GEOPHYSICAL SURVEY DETECTS INTACT GRAVES AT WALTER PIERCE PARK; EXPLAINS EARLIER ARCHAEOLOGICAL FINDINGS
An extensive geophysical survey of Walter C. Pierce Community Park in Adams Morgan, Washington, DC, has detected at least 35 graves from the African American and Quaker cemeteries that occupied the site until 1890. It is possible that hundreds–or even thousands–more graves are still intact some 30 feet below the present-day surface of the park, where they are undetectable by scientific equipment. There were at least 8,428 burials made at the site.
Dr. Jarrod Burks of Ohio Valley Archaeology Inc. conducted the geophysical survey, using ground-penetrating radar, magnetometers, and high-tech topographical analyses.
“One of the most important ideas presented in this report is that a large amount of fill [deposited soil] now covers most of the northern two-thirds of the park,” Dr. Burks reported. “This fill is likely sitting right on top of the original land surface—i.e., the original surface of the cemetery. If this is the case, possibly hundreds or thousands of human burials remain in the park, entombed beneath up to nine meters [about 30 feet] of fill. In areas where the fill is relatively thin, the geophysical surveys found probable and possible evidence of graves.”
Dr, Burks’ report confirms and helps explain the findings of Howard University Professor Mark Mack’s archaeological survey of Walter Pierce Park, which was completed in 2012 (see below for a link to the archaeological report). Both studies paint a complex picture of the site because of major earth-moving events that occurred after the cemeteries were closed in 1890. The site underwent several periods of significant disruption: graves were removed and some destroyed in the 1940s and 1950s to clear the way for several apartment buildings that were never built, and in 1982 an unknown number of graves were disturbed during construction of the park.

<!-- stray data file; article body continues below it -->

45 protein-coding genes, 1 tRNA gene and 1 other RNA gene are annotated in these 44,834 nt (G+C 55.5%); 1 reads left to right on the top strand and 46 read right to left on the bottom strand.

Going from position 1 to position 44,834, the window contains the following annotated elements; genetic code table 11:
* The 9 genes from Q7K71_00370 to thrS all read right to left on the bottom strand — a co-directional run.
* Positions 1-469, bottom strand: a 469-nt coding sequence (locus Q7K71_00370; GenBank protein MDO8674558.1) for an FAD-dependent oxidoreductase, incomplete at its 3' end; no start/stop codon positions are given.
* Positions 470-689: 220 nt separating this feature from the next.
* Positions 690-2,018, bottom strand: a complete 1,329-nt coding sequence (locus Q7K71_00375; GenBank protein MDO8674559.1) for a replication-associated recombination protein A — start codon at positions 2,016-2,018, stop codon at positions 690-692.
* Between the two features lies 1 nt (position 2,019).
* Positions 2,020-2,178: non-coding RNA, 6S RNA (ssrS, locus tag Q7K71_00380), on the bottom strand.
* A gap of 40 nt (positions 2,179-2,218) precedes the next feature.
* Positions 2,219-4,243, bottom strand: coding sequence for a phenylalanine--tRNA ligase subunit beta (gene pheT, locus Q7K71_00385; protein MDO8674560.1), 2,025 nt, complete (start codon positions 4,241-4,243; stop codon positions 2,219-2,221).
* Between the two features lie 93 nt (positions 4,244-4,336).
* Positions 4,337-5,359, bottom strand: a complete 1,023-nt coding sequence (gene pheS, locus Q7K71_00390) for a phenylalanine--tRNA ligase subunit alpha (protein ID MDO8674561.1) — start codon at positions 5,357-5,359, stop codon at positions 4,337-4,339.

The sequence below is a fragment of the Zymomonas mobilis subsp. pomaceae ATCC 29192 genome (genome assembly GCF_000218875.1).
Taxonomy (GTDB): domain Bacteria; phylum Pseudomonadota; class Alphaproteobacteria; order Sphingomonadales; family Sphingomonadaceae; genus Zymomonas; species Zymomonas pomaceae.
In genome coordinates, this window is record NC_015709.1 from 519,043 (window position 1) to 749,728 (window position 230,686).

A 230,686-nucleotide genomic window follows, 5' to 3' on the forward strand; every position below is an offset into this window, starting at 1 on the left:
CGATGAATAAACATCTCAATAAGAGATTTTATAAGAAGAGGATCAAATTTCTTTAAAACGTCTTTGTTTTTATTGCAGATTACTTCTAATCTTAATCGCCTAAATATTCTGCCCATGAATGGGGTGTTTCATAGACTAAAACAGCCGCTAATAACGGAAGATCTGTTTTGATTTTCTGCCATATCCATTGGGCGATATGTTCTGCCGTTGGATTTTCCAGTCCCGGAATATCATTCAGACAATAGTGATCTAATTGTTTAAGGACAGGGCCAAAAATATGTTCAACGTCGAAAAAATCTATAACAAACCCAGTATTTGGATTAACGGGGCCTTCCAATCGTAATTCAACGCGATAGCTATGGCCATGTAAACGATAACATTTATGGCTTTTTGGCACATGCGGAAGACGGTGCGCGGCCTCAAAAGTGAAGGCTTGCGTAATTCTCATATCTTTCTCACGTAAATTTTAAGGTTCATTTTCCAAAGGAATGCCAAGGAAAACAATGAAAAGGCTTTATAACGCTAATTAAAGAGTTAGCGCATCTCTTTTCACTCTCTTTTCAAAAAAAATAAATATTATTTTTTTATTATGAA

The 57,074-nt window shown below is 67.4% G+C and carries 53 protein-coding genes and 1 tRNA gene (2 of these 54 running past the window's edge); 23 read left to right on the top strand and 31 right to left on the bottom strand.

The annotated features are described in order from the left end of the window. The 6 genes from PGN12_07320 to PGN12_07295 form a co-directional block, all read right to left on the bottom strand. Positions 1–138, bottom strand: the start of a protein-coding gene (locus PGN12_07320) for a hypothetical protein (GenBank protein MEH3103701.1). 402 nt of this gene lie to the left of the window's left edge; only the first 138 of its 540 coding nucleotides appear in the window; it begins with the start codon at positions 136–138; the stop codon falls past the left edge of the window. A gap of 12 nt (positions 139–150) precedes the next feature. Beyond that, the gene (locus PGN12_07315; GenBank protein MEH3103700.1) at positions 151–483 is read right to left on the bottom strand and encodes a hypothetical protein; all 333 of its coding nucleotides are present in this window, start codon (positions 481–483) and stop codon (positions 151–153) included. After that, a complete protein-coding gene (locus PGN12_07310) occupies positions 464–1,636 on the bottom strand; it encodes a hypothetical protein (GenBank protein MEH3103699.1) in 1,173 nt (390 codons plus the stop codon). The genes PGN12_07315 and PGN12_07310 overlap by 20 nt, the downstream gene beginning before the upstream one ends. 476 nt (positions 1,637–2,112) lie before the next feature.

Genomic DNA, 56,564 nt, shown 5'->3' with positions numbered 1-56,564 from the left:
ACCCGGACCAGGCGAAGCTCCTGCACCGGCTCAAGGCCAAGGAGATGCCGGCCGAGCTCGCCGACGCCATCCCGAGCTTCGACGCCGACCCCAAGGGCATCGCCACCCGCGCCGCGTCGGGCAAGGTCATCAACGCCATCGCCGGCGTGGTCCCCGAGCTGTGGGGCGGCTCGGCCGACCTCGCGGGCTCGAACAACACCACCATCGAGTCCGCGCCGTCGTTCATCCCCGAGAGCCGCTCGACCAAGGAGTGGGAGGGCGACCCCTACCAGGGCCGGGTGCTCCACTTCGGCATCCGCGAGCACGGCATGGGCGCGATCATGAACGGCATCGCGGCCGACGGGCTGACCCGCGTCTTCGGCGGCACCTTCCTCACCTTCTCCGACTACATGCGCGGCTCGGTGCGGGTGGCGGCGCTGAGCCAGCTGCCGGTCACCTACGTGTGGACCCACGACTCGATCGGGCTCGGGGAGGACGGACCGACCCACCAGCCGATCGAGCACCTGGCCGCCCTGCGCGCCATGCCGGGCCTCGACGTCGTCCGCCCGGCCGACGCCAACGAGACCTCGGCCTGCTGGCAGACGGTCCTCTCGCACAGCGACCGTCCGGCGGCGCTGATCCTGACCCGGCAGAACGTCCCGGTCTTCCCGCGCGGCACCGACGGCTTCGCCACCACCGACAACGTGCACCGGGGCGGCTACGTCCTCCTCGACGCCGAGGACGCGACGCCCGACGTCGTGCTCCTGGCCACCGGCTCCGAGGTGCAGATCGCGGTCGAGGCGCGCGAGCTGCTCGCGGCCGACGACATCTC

The Walter Pierce Park Archaeology and Commemoration Project is grateful to Dr. Burks and to DC City Archaeologist Ruth Trocolli for permitting us to publish the Results of Geophysical Surveys in Walter C. Pierce Community Park, Washington, D.C.: A Geophysical Search for Evidence of Graves Related to the Mt. Pleasant Cemetery. We are very grateful for the knowledge brought to light by the findings of Mark Mack’s Howard University archaeology team and Dr. Burks’ geophysical research. This science will help descendants and concerned citizens determine how best to protect the cemeteries.
QUICK CLICKS TO PROJECT REPORTS:
- For the history and archaeology of the site, read our Report to the Public on the Archaeological Investigation of Walter C. Pierce Park and Vicinity 2005-2012 by Mark Mack and Mary Belcher.
- The National Park Service in 2015 named Mt. Pleasant Plains Cemetery at Walter Pierce Park a National Underground Railroad Network to Freedom site; click to read the Mt. Pleasant Plains Cemetery at Walter Pierce Park Underground Railroad Nomination.
- FIND YOUR ANCESTORS on our Walter Pierce Park Burials Database to see the names of the 8,428 people buried in the 19th Century cemeteries.